Raymond Mhlaba Biography - Began as a Trade Unionist, Sentenced to Life Imprisonment, Continued the Struggle from Prison
Anti-apartheid activist, politician, diplomat
Raymond Mhlaba devoted his life to the struggle against apartheid, the system of racial segregation and discrimination that once defined South Africa. Rising to leadership positions in both the South African Communist Party (SACP) and the African National Congress (ANC), Mhlaba spent two decades in the nonviolent struggle for human rights in his country. After the ANC was banned by the government in 1960, Mhlaba joined the High Command of Umkhonto We Sizwe—Spear of the Nation—the ANC's military wing. In 1964 Mhlaba and his comrades, including future South African President Nelson Mandela, were sentenced to life imprisonment. Following Mhlaba's release in 1989 and the ANC's subsequent electoral victory, he became premier of the Eastern Cape Province. Later Mhlaba served as South Africa's High Commissioner to Uganda.
Known as Oom (Uncle) Ray for his sweet disposition, Mhlaba was a close associate of Mandela and one of his staunchest supporters throughout their many decades together. Mhlaba was a quiet man who seldom partook in political argument, and he was known for his conciliatory approach. Mandela was quoted in the Guardian: "I got to know him as the peacemaker. He spent a lot of time urging fellow prisoners to forget their differences and unite so that conditions for prisoners could improve."
Began as a Trade Unionist
Born on February 12, 1920, in Mazoka, a village in the Beaufort district of South Africa's Eastern Cape, Ray Mhlaba was the son of a policeman. After gaining his early education in a mission school, lack of money forced him to drop out of Healdtown Secondary School. Mhlaba went to work in a dry-cleaning factory in Port Elizabeth, where the horrendous conditions converted him into a committed trade unionist. He served as the leader of the Non-European Laundry Workers' Union. About 1943 Mhlaba married Joyce Meke, also from the Beaufort region, and the couple had three children. Meke was killed in an automobile accident in 1960.
In 1943 Mhlaba joined the SACP, serving as the party's district secretary from 1946 until the party was banned in 1950. In 1944 he joined the ANC, a Communist Party ally. The trade union movement, the SACP, and the ANC shaped Mhlaba's political and personal life and his world view.
Mhbala was a leader in the ANC's nonviolent anti-apartheid campaigns and civil disobedience actions. As a member of the Eastern Cape Executive Committee and chair of the Port Elizabeth ANC, Mhlaba was the first to be arrested for disobeying apartheid laws during the nationwide Defiance Campaign of 1952. The campaign was launched in Port Elizabeth when Mhlaba led a group of volunteers singing freedom songs through the "Whites Only" entrance of the New Brighton Railway Station. This action earned him the Xhosa nickname Vulindlela or "he who opens the way." That same year Mhlaba was charged under South Africa's Suppression of Communism Act. Although his political activities continued, he was barred from attending meetings or gatherings.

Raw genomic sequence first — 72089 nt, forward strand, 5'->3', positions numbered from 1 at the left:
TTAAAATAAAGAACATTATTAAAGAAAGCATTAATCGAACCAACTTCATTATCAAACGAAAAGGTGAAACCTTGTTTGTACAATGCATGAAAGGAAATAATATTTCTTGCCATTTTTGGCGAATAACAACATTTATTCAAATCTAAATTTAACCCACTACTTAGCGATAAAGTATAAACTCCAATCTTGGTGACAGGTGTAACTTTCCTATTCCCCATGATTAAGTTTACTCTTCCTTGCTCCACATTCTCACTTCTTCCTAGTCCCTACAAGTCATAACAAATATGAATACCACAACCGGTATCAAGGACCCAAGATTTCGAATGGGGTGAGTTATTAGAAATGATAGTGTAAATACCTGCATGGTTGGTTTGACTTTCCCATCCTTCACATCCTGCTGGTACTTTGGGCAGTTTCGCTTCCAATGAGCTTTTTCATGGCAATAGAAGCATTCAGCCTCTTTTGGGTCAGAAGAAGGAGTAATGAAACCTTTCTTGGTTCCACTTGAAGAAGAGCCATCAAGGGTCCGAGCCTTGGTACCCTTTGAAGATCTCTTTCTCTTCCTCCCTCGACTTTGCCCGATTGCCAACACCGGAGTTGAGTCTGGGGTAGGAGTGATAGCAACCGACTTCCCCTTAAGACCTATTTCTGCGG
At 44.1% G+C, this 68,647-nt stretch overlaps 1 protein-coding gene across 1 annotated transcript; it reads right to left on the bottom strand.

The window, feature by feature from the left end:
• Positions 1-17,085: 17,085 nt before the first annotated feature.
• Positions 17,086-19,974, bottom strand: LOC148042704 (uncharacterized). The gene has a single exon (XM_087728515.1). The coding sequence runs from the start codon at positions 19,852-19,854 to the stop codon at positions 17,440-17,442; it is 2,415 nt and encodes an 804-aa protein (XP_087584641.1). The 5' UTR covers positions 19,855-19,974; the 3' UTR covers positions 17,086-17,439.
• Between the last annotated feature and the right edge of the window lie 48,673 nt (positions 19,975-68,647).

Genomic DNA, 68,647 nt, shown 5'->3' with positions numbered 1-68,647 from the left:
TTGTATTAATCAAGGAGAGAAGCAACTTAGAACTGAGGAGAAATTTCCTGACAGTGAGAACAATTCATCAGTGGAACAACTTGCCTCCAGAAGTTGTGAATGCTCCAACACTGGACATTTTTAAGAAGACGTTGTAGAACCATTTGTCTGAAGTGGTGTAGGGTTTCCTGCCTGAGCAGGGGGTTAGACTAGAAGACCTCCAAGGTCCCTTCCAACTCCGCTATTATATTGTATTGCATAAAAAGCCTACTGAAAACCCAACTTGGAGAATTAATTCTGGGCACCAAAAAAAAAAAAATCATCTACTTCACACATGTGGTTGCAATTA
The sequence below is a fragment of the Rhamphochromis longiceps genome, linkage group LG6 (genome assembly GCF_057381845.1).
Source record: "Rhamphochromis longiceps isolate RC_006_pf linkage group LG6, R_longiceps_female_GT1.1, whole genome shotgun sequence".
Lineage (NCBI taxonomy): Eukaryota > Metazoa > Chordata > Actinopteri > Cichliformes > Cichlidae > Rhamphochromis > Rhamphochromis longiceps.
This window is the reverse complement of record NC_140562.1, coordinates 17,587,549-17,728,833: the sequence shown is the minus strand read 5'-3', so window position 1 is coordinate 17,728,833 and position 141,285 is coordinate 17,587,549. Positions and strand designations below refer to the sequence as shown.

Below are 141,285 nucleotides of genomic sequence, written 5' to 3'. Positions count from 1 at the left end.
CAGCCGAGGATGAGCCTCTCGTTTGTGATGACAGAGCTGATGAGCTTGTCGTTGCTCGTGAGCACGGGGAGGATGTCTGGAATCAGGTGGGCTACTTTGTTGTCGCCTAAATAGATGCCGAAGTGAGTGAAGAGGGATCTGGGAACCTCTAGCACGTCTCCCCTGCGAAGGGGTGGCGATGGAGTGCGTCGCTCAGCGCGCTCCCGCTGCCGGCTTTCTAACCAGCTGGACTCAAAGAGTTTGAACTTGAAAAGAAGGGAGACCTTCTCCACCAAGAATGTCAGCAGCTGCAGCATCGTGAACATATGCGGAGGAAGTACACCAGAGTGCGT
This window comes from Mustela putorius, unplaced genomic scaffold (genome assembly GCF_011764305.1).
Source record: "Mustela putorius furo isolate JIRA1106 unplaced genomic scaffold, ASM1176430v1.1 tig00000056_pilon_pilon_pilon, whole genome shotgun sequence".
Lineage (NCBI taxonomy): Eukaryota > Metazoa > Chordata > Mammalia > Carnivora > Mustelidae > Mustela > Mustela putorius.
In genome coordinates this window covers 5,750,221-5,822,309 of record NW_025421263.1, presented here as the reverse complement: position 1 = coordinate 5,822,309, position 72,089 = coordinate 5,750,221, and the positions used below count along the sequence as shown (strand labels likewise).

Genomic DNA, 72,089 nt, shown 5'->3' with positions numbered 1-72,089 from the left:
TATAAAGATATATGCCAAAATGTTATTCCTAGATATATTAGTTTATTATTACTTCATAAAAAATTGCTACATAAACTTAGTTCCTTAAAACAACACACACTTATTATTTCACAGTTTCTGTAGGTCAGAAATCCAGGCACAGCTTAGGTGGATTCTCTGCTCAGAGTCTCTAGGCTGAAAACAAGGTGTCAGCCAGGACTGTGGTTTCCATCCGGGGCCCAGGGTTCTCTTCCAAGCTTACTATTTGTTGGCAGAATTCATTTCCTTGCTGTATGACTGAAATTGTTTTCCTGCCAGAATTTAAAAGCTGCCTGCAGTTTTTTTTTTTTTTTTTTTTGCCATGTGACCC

Sentenced to Life Imprisonment
The South African government banned the ANC in 1960 and the group turned to armed struggle, launching Umkhonto We Sizwe. Mhlaba was one its first recruits and went to China for military training. Before leaving he assisted Mandela in writing the Umkhonto constitution.
Mhlaba returned to South Africa in 1962. Following the arrest of Nelson Mandela, he became a commander of Umkhonto. Mhlaba was arrested, along with other ANC leaders and their white communist allies, on July 11, 1963, when security forces raided the ANC's underground headquarters in Rivonia, north of Johannesburg. Along with Mandela and the others, Mhlaba was charged with sabotage—a capital crime equivalent to treason under South African law—and conspiracy to overthrow the government.
The defendants used their trial as a political platform. Since the government had little evidence against Mhlaba, the group decided that he should deny his membership in the High Command and involvement in the sabotage. The trial lasted eight months. In June of 1964, Mhlaba, Mandela, and six other defendants were sentenced to life in the notorious Robben Island Prison. The men were greatly relieved, having assumed that they would receive the death penalty and never dreaming that they would remain in prison for the next 25 years.
The government declared that the Rivonia trial had put an end to the ANC. Instead the prisoners became symbols of the anti-apartheid struggle and world opinion began to turn against the South African government. The legacy of Rivonia helped bring the ANC back to prominence in the mid-1970s.
Continued the Struggle from Prison